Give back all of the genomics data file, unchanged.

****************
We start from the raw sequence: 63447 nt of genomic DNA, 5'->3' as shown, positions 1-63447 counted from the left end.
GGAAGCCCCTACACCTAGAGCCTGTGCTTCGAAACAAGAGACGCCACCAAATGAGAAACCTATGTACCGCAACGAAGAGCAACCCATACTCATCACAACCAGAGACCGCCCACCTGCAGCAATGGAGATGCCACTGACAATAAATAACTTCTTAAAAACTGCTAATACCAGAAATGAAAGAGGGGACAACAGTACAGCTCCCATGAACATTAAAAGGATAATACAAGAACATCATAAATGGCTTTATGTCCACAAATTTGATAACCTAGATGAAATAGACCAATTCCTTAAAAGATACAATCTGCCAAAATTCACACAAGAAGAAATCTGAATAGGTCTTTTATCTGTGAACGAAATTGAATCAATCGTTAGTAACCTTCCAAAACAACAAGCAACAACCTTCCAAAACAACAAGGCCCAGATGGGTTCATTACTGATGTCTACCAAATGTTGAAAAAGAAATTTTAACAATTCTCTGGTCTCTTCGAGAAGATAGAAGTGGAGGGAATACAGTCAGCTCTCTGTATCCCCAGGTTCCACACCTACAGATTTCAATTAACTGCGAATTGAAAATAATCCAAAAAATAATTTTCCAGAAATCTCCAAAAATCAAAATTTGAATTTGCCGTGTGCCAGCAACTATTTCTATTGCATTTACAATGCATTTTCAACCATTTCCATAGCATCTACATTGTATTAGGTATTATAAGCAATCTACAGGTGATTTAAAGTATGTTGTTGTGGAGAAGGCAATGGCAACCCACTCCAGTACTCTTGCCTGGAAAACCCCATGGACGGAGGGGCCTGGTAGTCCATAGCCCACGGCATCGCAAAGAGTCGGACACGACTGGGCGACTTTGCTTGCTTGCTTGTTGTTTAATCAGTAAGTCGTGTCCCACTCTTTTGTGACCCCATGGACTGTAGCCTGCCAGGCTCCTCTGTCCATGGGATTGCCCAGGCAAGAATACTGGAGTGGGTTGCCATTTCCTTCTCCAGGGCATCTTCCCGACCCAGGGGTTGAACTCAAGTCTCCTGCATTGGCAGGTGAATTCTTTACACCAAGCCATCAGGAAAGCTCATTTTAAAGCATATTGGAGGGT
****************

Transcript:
We start from the raw sequence: 63447 nt of genomic DNA, 5'->3' as shown, positions 1-63447 counted from the left end.
GGAAGCCCCTACACCTAGAGCCTGTGCTTCGAAACAAGAGACGCCACCAAATGAGAAACCTATGTACCGCAACGAAGAGCAACCCATACTCATCACAACCAGAGACCGCCCACCTGCAGCAATGGAGATGCCACTGACAATAAATAACTTCTTAAAAACTGCTAATACCAGAAATGAAAGAGGGGACAACAGTACAGCTCCCATGAACATTAAAAGGATAATACAAGAACATCATAAATGGCTTTATGTCCACAAATTTGATAACCTAGATGAAATAGACCAATTCCTTAAAAGATACAATCTGCCAAAATTCACACAAGAAGAAATCTGAATAGGTCTTTTATCTGTGAACGAAATTGAATCAATCGTTAGTAACCTTCCAAAACAACAAGCAACAACCTTCCAAAACAACAAGGCCCAGATGGGTTCATTACTGATGTCTACCAAATGTTGAAAAAGAAATTTTAACAATTCTCTGGTCTCTTCGAGAAGATAGAAGTGGAGGGAATACAGTCAGCTCTCTGTATCCCCAGGTTCCACACCTACAGATTTCAATTAACTGCGAATTGAAAATAATCCAAAAAATAATTTTCCAGAAATCTCCAAAAATCAAAATTTGAATTTGCCGTGTGCCAGCAACTATTTCTATTGCATTTACAATGCATTTTCAACCATTTCCATAGCATCTACATTGTATTAGGTATTATAAGCAATCTACAGGTGATTTAAAGTATGTTGTTGTGGAGAAGGCAATGGCAACCCACTCCAGTACTCTTGCCTGGAAAACCCCATGGACGGAGGGGCCTGGTAGTCCATAGCCCACGGCATCGCAAAGAGTCGGACACGACTGGGCGACTTTGCTTGCTTGCTTGTTGTTTAATCAGTAAGTCGTGTCCCACTCTTTTGTGACCCCATGGACTGTAGCCTGCCAGGCTCCTCTGTCCATGGGATTGCCCAGGCAAGAATACTGGAGTGGGTTGCCATTTCCTTCTCCAGGGCATCTTCCCGACCCAGGGGTTGAACTCAAGTCTCCTGCATTGGCAGGTGAATTCTTTACACCAAGCCATCAGGAAAGCTCATTTTAAAGCATATTGGAGGGT